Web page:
- The final rule implements a statutory requirement that CMS reduce by 20 percent the technical component of an X-ray service taken using film; physicians will be required to use a new “FX” modifier on claims for film X-rays effective January 1, 2017.
- In the final rule, CMS is “re-issuing” the physician self-referral “per-click” restrictions related to arrangements involving the rental of office space or equipment. Specifically, CMS adopted without change its proposal to add a requirement that rental charges for office space or equipment may not be determined using a formula based on per-unit of service rental charges, to the extent that such charges reflect services provided to patients referred by the lessor to the lessee. CMS states that it believes most parties already comply with these regulatory provisions since they originally became effective in October 2009 (before the D.C. Circuit struck down the ban on per-click rental charges in June 2015). Thus, under the final rule, “per-unit of service rental charges for the rental of office space or equipment are permissible, but only in those instances where the referral for the service to be provided in the rented office space or using the rented equipment does not come from the lessor.”
- CMS adopted its proposal to require providers and suppliers to be enrolled and have approved status in Medicare in order to render services to beneficiaries in the Medicare Advantage program. This requirement applies to: network providers and suppliers; first-tier, downstream, and related entities; providers and suppliers in Program of All-inclusive Care for the Elderly plans; suppliers in cost health maintenance organizations and competitive medical plans; providers and suppliers participating in demonstration and pilot programs; locum tenens suppliers; and incident-to-suppliers. The rule also bars an MA organization from paying for items or services (other than emergency and urgently needed services) furnished to a Medicare enrollee by any individual or entity that is excluded or whose participation in the Medicare program has been revoked. These requirements are effective the first day of the next plan year that begins two years from the date of publication (November 15, 2016).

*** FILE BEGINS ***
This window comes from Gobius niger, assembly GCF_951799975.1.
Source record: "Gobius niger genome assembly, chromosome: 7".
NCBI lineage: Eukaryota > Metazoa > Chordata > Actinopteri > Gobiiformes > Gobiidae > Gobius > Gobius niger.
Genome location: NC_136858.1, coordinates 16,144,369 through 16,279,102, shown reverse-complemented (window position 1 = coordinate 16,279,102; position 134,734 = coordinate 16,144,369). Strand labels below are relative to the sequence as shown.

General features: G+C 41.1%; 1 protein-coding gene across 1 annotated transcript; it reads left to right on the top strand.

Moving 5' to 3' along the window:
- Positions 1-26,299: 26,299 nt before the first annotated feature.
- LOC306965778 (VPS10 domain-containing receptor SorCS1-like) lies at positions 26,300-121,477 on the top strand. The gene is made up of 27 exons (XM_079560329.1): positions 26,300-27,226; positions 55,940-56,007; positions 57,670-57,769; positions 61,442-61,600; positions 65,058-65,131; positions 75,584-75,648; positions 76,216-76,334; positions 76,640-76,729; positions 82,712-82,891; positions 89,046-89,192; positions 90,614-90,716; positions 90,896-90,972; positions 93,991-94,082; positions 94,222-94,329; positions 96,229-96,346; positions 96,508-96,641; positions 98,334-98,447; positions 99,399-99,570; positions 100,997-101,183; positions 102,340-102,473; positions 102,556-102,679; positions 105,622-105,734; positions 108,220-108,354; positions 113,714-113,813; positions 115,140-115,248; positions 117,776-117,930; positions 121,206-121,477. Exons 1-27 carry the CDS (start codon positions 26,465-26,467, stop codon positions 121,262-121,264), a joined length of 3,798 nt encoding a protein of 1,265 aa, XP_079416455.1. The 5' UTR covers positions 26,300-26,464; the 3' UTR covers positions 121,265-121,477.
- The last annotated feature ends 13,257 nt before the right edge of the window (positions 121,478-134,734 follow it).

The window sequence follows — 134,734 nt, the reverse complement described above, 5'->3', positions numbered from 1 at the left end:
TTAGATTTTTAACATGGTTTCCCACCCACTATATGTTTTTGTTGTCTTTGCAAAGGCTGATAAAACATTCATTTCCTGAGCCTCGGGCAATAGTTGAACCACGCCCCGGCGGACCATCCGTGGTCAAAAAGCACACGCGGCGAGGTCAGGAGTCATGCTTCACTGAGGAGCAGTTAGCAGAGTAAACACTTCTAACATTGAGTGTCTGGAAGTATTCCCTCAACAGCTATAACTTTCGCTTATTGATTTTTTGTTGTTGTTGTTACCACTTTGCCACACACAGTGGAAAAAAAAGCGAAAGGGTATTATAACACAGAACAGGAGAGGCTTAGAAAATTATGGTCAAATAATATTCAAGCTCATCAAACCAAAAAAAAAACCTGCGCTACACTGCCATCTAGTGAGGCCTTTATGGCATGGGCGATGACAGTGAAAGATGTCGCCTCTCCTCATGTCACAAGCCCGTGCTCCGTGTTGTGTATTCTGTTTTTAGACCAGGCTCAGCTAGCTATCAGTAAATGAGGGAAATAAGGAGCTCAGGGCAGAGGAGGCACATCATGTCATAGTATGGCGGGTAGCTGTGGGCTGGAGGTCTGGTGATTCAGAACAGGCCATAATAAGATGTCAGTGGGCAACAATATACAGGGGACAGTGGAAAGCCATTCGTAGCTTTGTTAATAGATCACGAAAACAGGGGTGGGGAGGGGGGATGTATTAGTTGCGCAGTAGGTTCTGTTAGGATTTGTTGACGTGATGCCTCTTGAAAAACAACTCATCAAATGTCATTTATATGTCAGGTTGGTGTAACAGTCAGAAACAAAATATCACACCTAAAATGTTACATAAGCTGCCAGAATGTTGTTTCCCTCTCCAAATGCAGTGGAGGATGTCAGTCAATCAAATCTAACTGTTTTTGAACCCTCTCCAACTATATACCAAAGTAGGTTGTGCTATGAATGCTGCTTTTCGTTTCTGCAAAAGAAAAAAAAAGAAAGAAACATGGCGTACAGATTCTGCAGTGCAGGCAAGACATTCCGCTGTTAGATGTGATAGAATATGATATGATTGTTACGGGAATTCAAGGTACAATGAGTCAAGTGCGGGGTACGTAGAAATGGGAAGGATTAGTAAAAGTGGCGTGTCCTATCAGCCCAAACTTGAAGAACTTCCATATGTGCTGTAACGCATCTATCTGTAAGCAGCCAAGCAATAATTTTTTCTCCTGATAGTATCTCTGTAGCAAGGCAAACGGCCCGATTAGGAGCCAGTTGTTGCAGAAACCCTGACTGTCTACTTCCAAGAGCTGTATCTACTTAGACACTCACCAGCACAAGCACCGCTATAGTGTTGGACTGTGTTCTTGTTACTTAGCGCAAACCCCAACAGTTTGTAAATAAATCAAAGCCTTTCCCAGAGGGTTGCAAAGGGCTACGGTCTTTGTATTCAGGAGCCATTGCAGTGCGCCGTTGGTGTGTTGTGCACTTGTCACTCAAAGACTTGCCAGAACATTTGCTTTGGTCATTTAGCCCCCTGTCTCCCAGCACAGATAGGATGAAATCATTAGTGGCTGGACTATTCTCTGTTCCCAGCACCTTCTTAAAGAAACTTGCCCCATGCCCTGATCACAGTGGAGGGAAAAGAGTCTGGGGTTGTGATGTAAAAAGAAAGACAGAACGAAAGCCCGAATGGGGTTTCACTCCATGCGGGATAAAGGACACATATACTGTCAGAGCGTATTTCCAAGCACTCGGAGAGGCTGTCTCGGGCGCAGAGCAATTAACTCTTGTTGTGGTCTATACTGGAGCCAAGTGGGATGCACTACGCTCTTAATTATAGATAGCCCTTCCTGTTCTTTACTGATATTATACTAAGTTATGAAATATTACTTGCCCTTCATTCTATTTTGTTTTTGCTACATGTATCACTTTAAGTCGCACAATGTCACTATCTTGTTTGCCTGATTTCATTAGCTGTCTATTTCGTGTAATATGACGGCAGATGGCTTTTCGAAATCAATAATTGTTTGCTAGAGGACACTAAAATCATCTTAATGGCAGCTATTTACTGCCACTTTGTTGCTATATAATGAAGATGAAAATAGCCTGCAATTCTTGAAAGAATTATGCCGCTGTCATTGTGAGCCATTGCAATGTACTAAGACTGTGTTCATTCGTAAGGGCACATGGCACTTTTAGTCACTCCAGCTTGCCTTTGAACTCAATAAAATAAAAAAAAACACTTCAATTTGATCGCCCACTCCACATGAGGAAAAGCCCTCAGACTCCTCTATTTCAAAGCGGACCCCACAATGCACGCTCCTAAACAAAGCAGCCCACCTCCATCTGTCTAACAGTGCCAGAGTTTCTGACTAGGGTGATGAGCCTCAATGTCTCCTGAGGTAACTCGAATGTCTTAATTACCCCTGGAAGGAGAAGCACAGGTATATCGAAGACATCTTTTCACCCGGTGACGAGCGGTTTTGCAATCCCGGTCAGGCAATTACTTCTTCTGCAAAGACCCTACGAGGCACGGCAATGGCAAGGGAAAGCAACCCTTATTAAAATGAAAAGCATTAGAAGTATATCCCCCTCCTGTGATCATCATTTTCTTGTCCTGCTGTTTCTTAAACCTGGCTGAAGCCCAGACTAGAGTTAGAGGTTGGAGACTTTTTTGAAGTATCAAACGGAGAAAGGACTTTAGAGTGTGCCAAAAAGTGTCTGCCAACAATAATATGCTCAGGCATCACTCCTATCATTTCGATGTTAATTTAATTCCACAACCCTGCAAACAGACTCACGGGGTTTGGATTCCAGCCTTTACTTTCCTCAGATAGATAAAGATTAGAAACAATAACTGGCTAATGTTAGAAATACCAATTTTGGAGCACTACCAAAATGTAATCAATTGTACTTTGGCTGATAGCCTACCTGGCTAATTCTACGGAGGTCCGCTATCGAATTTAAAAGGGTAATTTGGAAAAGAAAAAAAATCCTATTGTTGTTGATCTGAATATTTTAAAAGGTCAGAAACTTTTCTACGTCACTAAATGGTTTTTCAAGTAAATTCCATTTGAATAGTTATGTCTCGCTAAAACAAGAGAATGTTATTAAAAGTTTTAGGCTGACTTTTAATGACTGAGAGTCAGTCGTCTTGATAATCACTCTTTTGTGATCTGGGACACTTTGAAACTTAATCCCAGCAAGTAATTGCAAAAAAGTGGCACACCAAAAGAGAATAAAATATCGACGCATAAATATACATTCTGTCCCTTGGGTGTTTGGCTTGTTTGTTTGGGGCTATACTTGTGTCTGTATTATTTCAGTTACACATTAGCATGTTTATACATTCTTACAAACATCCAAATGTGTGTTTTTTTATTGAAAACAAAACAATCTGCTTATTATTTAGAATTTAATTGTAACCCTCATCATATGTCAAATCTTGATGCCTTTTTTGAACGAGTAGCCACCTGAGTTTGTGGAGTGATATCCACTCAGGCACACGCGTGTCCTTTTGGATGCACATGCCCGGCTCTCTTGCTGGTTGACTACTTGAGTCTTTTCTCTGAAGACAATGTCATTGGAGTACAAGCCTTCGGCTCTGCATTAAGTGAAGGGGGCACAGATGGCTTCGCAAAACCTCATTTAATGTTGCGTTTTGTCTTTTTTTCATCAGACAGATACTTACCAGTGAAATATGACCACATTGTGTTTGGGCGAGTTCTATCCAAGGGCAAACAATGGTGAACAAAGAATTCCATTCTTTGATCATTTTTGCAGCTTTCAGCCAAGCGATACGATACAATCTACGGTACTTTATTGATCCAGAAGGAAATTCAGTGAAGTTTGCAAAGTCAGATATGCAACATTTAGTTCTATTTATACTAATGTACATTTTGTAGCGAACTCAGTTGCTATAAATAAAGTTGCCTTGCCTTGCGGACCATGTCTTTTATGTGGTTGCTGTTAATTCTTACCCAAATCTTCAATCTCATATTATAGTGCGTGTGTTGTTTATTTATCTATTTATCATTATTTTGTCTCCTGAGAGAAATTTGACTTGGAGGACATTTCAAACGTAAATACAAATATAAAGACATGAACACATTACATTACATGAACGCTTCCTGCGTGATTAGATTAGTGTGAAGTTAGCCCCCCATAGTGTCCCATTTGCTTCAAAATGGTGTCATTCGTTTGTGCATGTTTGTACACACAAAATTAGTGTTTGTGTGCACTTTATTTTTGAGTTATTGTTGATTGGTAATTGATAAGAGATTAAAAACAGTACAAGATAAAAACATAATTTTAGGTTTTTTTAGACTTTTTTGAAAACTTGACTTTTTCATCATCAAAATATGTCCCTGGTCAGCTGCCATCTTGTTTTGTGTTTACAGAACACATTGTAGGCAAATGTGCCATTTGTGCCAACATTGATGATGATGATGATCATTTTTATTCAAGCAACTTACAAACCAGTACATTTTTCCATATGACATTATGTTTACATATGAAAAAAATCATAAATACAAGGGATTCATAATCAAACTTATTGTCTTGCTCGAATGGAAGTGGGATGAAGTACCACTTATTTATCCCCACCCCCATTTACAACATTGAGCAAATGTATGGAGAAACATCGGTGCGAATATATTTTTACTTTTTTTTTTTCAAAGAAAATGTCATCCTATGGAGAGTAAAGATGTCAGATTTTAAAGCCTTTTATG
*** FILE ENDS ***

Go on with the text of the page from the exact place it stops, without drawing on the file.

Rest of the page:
- The final rule adopts numerous other policies, including: expansion of the Diabetes Prevention Program innovation model beginning in 2018; changes to Medicare Shared Savings Program quality reporting requirements and beneficiary assignment rules; coding and payment changes intended to improve payment for care management, primary care, and cognitive services; public release of certain MA bid pricing data and MA and Part D plan medical loss ratio data; additions to the list of services that may be furnished via telehealth; and updates to the Geographic Practice Cost Indices. CMS also discusses responses it received to its request for public comment on topics for potential future rulemaking related to Open Payments (“Physician Payments Sunshine Act”) data reporting, but CMS did not adopt any related changes in this rulemaking.